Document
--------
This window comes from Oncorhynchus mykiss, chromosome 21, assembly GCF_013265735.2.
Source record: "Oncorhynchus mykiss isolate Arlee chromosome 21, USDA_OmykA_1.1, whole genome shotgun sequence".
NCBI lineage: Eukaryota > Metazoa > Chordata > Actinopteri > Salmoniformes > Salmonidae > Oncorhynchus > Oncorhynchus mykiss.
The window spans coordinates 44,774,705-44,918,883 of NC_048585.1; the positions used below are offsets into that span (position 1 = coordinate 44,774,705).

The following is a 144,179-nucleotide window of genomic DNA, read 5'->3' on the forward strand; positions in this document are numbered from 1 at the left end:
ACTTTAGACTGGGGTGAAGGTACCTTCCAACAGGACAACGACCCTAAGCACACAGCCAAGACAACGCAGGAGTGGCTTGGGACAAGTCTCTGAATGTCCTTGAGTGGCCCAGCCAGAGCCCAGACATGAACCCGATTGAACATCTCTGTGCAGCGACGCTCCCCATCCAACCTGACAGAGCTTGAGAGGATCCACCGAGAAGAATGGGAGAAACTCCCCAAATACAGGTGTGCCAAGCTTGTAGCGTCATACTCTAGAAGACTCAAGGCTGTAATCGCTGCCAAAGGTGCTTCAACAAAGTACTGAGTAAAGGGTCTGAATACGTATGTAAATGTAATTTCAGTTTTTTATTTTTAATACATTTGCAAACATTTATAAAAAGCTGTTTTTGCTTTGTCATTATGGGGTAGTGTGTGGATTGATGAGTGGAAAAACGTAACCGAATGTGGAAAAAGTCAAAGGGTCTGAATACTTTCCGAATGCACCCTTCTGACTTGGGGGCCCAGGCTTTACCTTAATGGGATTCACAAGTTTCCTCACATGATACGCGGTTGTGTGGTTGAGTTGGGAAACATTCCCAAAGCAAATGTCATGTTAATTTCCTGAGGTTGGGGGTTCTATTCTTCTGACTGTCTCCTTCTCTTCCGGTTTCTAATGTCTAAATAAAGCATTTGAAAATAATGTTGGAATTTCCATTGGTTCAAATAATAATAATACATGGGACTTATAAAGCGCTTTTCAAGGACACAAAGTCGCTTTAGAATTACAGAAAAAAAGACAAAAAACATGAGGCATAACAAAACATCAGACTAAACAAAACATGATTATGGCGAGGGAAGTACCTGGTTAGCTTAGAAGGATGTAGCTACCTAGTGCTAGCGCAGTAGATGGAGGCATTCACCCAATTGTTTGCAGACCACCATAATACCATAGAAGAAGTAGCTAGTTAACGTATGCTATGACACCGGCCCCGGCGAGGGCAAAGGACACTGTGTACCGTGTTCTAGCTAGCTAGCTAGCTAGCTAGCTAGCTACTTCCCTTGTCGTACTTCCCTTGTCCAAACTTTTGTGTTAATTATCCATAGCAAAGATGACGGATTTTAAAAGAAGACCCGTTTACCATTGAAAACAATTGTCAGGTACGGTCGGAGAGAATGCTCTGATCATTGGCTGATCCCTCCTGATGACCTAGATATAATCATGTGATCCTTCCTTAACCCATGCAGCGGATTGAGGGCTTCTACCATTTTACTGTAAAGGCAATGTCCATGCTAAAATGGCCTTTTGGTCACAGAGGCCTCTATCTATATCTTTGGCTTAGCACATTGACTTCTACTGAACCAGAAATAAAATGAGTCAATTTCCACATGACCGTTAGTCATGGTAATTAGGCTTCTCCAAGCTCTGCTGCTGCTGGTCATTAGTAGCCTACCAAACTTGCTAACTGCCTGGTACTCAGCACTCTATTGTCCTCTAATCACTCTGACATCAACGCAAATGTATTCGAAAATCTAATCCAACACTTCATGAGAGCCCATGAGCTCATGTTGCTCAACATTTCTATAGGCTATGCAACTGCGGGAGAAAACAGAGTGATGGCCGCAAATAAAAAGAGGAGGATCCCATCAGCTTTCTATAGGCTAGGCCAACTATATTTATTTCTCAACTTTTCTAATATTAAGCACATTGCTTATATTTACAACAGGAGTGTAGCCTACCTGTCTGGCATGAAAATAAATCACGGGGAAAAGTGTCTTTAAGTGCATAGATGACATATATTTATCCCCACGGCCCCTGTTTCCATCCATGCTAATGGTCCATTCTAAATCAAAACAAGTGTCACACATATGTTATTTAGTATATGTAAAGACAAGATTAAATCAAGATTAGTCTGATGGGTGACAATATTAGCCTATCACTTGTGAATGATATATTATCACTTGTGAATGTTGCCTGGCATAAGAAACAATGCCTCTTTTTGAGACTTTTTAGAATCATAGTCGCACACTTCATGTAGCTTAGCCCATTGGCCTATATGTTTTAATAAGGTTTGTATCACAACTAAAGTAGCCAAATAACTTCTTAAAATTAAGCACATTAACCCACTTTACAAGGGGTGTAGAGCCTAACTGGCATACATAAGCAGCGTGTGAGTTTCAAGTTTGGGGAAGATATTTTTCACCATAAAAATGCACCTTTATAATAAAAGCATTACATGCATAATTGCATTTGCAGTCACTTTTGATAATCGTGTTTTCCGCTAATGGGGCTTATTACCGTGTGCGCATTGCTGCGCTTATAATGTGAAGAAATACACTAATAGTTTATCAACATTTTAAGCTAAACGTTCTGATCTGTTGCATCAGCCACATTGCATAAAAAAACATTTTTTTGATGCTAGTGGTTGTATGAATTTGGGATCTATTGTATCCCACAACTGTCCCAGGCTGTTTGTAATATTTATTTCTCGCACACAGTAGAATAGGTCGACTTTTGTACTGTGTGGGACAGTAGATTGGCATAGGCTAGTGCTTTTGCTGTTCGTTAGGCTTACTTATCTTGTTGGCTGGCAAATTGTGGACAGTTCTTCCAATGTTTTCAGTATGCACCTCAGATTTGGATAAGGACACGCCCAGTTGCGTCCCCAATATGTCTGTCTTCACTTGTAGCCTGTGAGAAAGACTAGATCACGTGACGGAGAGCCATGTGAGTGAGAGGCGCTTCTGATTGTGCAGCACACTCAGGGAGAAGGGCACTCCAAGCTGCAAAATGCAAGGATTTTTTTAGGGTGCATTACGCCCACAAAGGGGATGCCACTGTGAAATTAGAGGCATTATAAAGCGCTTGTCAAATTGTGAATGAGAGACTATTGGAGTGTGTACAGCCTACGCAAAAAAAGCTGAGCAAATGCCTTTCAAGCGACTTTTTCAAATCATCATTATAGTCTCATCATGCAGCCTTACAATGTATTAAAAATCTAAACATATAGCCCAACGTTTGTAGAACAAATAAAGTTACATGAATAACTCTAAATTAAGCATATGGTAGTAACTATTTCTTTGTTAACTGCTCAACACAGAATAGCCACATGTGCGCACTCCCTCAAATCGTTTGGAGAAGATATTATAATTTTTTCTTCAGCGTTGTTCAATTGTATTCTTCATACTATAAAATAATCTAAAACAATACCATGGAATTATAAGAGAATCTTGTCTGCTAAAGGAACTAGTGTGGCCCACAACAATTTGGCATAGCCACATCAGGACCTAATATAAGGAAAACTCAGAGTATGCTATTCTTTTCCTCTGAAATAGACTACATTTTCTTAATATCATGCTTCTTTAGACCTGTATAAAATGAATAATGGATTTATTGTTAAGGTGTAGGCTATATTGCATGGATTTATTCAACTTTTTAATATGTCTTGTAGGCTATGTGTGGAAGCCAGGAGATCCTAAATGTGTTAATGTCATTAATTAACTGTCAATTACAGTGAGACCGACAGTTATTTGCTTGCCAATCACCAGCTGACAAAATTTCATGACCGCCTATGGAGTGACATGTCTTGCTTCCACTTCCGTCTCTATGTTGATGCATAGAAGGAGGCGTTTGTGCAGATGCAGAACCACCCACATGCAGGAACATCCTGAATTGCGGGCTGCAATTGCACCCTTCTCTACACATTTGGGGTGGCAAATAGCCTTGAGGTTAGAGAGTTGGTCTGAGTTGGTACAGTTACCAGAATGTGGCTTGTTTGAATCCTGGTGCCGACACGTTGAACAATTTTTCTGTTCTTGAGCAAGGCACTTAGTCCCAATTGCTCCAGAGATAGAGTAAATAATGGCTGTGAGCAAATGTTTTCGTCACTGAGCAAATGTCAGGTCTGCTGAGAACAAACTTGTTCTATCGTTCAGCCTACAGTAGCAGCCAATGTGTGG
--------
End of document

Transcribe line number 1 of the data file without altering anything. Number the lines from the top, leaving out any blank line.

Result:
This window comes from Oncorhynchus mykiss, chromosome 21, assembly GCF_013265735.2.